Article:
This hand tool is similar to a pickaxe. It is distinguished by the head, which makes it particularly suitable for digging or breaking up moderately hard ground.
While the sizes of a mattock differ, most mattocks have a blade resembling a chisel. This is perpendicular to the handle. It is this shape that allows it to be utilized as a hoe and adze.
Aside from gardening, the mattock is also used for making paths. The tool is also used for archaeological digs, although the size of a mattock used here varies. The two handed mattocks are also employed to remove pests in an area. They are also used for taking out olive trees. The mattock is also employed for making foxholes.
The mattock is used widely in gardening because it is so versatile. It can be used for digging when the shovel is unable to do it. The pick end of the mattock can be used to go through hard clay and soil. This can also be used to scoop up large amounts of soil. The mattock’s blade can slice through the surface roots.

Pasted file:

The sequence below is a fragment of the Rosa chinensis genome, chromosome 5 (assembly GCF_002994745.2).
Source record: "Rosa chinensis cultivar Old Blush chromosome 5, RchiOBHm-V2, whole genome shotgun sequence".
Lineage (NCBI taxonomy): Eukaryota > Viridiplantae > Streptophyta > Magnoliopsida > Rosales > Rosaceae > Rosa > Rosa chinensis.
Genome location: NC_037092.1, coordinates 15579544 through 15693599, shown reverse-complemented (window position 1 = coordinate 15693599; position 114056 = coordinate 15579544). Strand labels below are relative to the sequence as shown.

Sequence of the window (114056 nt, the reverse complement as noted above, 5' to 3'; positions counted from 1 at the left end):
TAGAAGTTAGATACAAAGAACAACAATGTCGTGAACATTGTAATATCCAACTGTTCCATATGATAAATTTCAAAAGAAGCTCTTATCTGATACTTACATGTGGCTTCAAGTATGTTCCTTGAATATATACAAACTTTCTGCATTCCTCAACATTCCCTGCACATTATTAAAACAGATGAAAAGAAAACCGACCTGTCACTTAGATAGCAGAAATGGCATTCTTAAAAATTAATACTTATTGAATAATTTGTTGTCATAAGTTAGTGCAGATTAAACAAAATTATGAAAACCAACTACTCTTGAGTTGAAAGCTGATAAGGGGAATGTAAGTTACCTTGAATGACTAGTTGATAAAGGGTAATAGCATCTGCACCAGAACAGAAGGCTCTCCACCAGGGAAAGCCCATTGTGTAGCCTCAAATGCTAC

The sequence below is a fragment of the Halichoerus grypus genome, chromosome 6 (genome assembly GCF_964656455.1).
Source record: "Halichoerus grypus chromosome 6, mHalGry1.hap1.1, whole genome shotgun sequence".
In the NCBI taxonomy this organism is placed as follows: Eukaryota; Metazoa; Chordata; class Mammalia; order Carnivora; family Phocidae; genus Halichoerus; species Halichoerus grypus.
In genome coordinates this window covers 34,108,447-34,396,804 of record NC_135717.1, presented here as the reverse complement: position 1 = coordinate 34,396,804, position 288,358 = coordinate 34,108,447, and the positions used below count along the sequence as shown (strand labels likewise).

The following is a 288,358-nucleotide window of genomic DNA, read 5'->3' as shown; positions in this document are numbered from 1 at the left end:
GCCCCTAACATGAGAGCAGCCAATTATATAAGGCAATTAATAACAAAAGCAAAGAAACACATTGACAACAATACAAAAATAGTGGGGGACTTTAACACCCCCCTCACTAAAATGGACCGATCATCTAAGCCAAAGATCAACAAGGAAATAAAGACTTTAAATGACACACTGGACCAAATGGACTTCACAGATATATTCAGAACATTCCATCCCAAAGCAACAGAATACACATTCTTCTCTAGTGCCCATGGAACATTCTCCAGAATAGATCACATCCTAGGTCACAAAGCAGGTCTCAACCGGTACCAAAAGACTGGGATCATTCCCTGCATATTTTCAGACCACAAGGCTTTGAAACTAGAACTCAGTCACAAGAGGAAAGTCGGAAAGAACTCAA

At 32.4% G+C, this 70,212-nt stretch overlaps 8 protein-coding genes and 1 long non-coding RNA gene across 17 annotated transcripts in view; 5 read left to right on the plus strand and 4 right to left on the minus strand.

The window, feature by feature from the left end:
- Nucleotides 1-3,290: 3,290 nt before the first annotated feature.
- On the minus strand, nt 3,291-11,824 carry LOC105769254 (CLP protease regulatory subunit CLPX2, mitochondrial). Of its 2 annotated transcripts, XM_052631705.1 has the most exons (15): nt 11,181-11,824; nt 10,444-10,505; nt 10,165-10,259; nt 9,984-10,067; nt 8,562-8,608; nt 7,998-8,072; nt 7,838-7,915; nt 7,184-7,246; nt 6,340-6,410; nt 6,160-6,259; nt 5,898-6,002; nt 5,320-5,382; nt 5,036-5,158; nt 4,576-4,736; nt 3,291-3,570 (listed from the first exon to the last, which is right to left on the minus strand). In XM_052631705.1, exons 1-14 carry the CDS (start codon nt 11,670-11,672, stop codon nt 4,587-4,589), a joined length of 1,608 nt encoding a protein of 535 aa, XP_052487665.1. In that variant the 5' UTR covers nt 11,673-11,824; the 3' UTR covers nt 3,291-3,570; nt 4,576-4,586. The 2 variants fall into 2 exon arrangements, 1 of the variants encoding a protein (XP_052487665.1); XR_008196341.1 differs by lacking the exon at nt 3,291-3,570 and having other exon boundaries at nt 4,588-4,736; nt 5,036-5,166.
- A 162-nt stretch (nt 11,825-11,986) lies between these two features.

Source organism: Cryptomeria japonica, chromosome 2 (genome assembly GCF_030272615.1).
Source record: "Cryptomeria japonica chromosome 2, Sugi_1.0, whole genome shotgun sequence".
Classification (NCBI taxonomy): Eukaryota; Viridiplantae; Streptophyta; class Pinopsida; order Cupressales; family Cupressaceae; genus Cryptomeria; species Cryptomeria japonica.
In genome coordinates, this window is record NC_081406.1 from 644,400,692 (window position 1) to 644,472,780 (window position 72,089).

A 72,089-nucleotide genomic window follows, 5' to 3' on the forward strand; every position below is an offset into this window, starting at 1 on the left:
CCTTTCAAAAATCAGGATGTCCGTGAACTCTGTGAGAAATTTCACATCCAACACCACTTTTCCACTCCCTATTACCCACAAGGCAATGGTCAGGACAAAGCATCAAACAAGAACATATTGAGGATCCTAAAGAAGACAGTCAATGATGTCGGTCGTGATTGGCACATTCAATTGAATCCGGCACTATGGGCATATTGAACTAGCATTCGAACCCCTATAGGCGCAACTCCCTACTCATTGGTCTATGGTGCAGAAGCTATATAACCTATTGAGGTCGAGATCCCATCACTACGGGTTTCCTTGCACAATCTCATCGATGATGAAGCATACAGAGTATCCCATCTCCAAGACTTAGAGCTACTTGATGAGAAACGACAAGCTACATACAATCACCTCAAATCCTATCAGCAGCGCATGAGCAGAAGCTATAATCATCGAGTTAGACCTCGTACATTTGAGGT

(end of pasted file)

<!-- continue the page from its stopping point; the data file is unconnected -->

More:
The mattock can also be utilized for transplanting plants. The tool can be used to slice the drip line and untangle the roots. To get under the roots, the pick side has to be used. The blade can also be employed for slicing roots.
The blade of the mattock can also be used to cut the lawn. The blade can also remove the bed of sod. The mattock can also be employed for slicing small hillsides. Of course you need to be careful when handling the blade.
If you are going to use this tool, the size of a mattock will have to be considered. Also keep in mind that the quality will also vary depending on how it was made.
Uses of mattock
A heavy, strong, and popular too, a mattock is used for the roughest of work. Some of the popular uses of a mattock are as follows:
The heavy weight of the mattock allows it to move more material with less effort.